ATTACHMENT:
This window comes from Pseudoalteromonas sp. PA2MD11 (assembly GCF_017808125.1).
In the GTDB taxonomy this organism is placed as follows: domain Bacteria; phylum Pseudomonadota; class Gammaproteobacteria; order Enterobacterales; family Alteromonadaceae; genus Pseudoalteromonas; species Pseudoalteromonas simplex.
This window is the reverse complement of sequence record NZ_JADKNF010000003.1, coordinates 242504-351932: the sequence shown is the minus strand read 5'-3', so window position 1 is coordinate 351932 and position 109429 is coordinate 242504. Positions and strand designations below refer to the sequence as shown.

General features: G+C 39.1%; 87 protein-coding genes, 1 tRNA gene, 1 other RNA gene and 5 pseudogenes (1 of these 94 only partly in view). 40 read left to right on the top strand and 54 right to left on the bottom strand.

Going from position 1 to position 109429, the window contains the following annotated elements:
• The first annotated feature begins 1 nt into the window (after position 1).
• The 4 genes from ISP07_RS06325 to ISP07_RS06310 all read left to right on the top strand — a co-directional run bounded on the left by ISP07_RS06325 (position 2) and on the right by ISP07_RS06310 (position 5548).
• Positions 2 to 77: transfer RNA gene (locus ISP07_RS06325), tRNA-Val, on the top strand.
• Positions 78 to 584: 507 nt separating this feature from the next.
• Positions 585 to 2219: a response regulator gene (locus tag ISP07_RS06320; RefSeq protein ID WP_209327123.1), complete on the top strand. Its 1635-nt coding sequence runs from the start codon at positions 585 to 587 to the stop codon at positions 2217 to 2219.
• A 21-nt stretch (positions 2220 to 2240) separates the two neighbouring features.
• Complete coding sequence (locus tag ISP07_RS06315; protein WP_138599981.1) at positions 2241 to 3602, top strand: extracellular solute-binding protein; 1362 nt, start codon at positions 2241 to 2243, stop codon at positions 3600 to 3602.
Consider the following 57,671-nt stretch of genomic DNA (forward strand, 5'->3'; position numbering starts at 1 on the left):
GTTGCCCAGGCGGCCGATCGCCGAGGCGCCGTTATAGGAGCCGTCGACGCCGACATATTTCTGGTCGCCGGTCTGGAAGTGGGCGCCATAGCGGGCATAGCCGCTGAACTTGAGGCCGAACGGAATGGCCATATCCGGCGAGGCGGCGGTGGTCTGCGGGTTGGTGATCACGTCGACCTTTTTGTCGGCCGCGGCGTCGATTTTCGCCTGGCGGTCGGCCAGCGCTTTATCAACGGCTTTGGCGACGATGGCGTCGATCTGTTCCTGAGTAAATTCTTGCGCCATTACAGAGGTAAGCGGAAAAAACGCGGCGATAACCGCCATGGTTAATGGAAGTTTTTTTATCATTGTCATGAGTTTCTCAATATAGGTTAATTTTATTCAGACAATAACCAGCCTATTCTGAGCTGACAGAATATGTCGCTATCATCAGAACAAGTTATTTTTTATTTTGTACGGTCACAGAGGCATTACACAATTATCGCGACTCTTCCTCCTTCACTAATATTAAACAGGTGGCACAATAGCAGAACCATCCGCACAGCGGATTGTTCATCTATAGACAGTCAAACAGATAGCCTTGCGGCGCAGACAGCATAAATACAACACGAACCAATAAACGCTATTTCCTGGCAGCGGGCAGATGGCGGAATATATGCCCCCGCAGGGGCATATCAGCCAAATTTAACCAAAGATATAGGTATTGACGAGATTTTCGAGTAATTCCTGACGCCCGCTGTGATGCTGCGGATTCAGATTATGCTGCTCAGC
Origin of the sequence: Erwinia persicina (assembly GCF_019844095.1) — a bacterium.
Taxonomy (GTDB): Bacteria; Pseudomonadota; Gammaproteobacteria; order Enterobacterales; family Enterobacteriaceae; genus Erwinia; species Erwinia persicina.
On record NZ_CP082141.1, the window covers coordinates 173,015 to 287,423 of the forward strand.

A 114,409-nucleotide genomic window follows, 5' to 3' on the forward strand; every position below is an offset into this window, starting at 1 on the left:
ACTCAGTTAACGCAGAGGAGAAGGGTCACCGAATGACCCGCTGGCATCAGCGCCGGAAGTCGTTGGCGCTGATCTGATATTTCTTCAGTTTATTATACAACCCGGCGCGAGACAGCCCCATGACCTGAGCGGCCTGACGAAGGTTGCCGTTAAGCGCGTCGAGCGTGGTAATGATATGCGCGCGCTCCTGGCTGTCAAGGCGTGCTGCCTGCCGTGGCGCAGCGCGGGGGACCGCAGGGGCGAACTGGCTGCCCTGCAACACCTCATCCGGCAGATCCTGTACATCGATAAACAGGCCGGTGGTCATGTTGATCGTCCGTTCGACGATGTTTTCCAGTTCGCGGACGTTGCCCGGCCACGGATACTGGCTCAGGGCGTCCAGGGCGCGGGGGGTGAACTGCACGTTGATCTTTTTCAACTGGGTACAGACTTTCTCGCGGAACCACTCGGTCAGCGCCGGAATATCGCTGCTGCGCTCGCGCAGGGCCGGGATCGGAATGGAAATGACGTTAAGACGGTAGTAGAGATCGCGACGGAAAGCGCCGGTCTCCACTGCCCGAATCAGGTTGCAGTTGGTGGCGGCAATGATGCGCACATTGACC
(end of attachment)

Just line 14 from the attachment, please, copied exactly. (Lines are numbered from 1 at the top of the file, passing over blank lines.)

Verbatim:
GTTGCCCAGGCGGCCGATCGCCGAGGCGCCGTTATAGGAGCCGTCGACGCCGACATATTTCTGGTCGCCGGTCTGGAAGTGGGCGCCATAGCGGGCATAGCCGCTGAACTTGAGGCCGAACGGAATGGCCATATCCGGCGAGGCGGCGGTGGTCTGCGGGTTGGTGATCACGTCGACCTTTTTGTCGGCCGCGGCGTCGATTTTCGCCTGGCGGTCGGCCAGCGCTTTATCAACGGCTTTGGCGACGATGGCGTCGATCTGTTCCTGAGTAAATTCTTGCGCCATTACAGAGGTAAGCGGAAAAAACGCGGCGATAACCGCCATGGTTAATGGAAGTTTTTTTATCATTGTCATGAGTTTCTCAATATAGGTTAATTTTATTCAGACAATAACCAGCCTATTCTGAGCTGACAGAATATGTCGCTATCATCAGAACAAGTTATTTTTTATTTTGTACGGTCACAGAGGCATTACACAATTATCGCGACTCTTCCTCCTTCACTAATATTAAACAGGTGGCACAATAGCAGAACCATCCGCACAGCGGATTGTTCATCTATAGACAGTCAAACAGATAGCCTTGCGGCGCAGACAGCATAAATACAACACGAACCAATAAACGCTATTTCCTGGCAGCGGGCAGATGGCGGAATATATGCCCCCGCAGGGGCATATCAGCCAAATTTAACCAAAGATATAGGTATTGACGAGATTTTCGAGTAATTCCTGACGCCCGCTGTGATGCTGCGGATTCAGATTATGCTGCTCAGC